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Thailand

Posted on 3 Apr 2013 | 0 comments

First impressions are great. People are helpful, polite and cars and trucks even seem to indicate what they are doing. Roads so far have been good and there seem to be heaps of restaurants and shops, the Thai certainly don’t do things by half.

The border crossing from Malaysia into Thailand

We stopped before the border to change money (Ringgit to Bhat) and pick up our Thai 3rd party vehicle insurance (55 Ringgit, approx. 19 AUD) at a little Zurich insurance place. It doesn’t look like it’s worth the bit of paper it is printed on, let’s hope we won’t be needing that. After hopping back into the car we got our Malaysian exit stamps at a little drive-through booth, very efficient.

Malaysian customs

Malaysian customs

As we needed our carnet stamped we parked just after these booths to find the right customs guy. As usual the Malay were very helpful and took us straight to the little office that was hidden around the back somewhere. No waiting, no queuing and a few minutes later our carnet was stamped and the exit bit of paper kept at the office.

Getting the carnet stamped out in Malaysia, it was a bit of a search for the office but the Malay custom officials were very helpful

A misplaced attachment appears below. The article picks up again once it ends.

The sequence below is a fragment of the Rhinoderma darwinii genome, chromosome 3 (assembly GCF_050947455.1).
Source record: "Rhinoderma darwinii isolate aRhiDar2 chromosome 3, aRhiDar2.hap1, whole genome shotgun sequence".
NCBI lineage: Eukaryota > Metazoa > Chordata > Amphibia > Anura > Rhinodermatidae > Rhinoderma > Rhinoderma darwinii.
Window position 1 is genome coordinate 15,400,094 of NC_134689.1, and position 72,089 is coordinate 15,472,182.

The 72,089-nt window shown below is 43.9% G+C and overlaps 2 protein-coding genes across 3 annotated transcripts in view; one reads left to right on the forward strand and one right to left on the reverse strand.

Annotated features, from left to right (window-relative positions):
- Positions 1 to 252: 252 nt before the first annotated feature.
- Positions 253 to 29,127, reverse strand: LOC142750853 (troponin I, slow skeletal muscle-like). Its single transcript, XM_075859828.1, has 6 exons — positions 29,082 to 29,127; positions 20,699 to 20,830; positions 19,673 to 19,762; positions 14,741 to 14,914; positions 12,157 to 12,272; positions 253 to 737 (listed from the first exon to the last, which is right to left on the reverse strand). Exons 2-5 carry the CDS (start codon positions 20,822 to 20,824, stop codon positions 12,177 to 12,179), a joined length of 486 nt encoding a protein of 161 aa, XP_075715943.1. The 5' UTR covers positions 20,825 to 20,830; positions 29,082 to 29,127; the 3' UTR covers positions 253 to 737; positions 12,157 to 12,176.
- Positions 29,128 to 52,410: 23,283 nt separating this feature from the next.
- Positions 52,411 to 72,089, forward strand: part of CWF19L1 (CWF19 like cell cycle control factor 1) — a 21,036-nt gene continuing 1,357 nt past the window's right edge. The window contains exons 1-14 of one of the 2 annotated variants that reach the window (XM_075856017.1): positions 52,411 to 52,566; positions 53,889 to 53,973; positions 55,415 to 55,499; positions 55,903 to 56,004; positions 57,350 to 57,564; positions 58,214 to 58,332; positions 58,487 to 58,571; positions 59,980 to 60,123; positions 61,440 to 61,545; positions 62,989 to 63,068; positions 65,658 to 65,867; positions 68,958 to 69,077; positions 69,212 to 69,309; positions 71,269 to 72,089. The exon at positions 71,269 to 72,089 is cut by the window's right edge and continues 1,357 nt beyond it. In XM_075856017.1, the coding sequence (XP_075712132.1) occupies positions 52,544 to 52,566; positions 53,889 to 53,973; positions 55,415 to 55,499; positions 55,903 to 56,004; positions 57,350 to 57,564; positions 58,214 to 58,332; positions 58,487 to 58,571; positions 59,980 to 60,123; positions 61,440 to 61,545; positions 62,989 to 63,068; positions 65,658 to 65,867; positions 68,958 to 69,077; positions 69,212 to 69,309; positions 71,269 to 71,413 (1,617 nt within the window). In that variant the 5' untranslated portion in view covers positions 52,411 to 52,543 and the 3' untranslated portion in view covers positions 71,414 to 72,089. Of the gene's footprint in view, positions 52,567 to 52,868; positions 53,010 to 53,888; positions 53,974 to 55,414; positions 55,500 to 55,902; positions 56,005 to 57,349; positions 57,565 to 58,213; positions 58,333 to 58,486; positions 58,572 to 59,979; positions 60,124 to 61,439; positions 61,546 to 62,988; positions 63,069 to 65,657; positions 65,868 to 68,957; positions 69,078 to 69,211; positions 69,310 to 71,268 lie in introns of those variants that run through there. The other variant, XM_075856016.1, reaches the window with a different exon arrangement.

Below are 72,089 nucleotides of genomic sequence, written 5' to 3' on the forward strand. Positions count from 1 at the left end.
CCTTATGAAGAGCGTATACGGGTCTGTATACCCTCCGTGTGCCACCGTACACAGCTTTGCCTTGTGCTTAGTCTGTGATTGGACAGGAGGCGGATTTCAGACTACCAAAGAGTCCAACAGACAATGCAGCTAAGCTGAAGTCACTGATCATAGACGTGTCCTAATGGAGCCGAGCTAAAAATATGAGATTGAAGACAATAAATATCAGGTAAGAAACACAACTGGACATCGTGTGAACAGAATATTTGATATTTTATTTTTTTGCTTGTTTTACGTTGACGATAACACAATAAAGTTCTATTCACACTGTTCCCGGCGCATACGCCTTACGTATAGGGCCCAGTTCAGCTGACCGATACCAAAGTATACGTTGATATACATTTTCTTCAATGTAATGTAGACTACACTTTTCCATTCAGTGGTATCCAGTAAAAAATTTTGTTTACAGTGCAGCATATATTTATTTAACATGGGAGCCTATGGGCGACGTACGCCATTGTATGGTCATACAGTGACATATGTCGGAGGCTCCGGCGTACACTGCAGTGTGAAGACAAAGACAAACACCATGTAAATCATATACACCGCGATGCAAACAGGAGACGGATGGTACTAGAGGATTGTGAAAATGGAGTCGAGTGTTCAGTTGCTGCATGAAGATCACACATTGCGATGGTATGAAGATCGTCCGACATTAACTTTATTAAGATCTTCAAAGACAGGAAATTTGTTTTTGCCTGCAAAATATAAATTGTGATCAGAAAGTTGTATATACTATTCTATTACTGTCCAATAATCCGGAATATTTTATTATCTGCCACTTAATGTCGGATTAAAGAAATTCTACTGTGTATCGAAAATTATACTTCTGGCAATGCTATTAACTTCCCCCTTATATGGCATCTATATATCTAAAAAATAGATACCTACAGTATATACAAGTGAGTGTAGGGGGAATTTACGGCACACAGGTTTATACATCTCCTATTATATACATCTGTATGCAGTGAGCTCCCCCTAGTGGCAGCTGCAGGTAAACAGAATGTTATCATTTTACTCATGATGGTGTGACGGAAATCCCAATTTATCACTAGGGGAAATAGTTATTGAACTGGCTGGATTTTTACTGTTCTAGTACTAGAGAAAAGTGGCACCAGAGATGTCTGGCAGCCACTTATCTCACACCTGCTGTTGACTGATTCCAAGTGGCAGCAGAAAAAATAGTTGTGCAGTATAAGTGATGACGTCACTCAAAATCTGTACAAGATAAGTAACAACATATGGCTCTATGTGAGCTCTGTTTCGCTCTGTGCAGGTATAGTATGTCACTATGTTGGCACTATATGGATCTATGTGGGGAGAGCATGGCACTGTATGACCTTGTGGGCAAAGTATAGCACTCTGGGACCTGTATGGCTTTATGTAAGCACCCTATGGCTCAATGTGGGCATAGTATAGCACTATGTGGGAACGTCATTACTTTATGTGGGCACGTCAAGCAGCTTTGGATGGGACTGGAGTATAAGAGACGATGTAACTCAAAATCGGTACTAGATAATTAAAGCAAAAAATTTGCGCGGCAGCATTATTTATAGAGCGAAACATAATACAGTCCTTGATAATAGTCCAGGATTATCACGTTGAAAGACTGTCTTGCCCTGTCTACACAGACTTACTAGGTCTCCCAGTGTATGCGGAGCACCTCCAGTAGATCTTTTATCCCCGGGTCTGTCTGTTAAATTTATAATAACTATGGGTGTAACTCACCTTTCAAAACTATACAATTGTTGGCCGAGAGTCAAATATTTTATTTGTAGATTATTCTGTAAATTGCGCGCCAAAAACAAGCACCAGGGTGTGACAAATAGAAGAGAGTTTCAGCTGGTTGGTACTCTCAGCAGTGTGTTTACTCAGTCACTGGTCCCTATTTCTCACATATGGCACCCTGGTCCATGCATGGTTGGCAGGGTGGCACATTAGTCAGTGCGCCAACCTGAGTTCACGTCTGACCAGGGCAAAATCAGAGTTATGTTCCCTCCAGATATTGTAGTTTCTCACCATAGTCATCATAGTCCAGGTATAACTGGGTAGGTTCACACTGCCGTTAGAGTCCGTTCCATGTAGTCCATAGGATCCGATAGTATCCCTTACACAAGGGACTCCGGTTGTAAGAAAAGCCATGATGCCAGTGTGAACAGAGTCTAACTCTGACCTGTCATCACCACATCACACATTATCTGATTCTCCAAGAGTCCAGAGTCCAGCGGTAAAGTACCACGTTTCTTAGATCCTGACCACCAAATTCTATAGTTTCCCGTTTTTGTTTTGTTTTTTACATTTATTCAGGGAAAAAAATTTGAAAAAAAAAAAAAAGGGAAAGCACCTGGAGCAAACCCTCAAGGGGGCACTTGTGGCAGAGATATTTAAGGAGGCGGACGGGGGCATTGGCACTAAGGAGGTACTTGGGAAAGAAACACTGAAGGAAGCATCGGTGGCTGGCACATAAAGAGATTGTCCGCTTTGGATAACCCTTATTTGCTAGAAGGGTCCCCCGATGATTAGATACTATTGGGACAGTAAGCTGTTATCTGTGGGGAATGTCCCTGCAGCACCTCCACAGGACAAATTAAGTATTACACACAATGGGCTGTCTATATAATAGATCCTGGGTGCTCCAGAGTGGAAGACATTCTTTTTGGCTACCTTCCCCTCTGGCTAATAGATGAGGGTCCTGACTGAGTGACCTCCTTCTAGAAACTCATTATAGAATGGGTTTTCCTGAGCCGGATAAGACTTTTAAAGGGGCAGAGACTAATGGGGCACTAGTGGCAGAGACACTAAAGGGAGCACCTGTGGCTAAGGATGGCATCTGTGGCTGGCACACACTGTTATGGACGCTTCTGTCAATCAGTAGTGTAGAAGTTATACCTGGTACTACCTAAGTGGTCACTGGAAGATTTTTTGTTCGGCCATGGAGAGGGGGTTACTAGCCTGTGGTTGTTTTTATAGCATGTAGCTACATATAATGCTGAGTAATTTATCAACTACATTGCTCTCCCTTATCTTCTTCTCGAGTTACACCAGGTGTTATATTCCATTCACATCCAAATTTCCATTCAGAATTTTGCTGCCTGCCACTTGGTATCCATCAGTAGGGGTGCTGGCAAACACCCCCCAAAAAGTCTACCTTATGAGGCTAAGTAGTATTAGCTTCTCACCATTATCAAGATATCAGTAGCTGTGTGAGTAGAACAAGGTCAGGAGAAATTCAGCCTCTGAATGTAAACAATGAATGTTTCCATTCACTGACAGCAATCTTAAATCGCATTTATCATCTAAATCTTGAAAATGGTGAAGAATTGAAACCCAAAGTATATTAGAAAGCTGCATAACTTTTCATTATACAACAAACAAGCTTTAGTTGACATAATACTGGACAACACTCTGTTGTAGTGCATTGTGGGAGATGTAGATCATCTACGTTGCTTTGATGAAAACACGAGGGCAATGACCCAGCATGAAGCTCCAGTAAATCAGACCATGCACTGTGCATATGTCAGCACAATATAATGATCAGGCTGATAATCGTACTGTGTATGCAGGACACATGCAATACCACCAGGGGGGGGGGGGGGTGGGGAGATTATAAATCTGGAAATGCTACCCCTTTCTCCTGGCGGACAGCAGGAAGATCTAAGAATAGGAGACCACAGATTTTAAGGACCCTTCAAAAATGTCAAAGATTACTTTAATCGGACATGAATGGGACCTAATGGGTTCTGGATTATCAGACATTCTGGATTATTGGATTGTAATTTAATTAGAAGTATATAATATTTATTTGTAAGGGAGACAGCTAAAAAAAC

Getting the carnet stamped out in Malaysia, it was a bit of a search for the office but the Malay custom officials were very helpful

We got our carnet de passage stamped as we exit Malaysia

We got our carnet de passage stamped as we exit Malaysia

It’s a short drive in no-man’s land and at the booths for the Thai border we were told to park first. Inside the main, big building we had to pick up our arrival and departure card, fill it in and walk through the customs booths. We were given 60 days in the country. Again done in a few minutes.

Next stop was the customs car rego papers. We were given (at no charge) a Thai translation of our registration papers, signed them and were told to pick up the car and drive through the customs booths. All they needed to see was our original registration papers from Australia. I assume we could have done our visa at the drive through booths as well, but we were waived through so it didn’t really matter.

arriving at the Thai part of the border

arriving at the Thai part of the border

getting our registration papers translated (for free)

getting our registration papers translated (for free)

Once we drove past the customs booth and they actually saw the car we were given the Thai rego papers.

We’re in!! Definitely a nice, easy border crossing so we can get used to them. Quite a few to follow still!

The border crossing from Thailand into Cambodia

For more details about this border crossing check the Cambodia page.

The border crossing from Cambodia into Thailand

For more details about this border crossing check the Cambodia page.

The border crossing from Thailand into Laos

For more details about this border crossing check the Laos page.

Roads

Most roads in Thailand are in good condition and it is easy to drive at 80-90km/hr. There are some smaller roads which have lots of potholes and sometimes even turn into dirt roads unexpectedly.

Route

This is the route we drove in Thailand. If you are interested, you can click on this image below and it will take you to the actual Google Map online. You can then zoom in (or out) to have a more detailed look.

our route in Thailand- click on this image for the interactive Google map

our route in Thailand- click on this image for the interactive Google map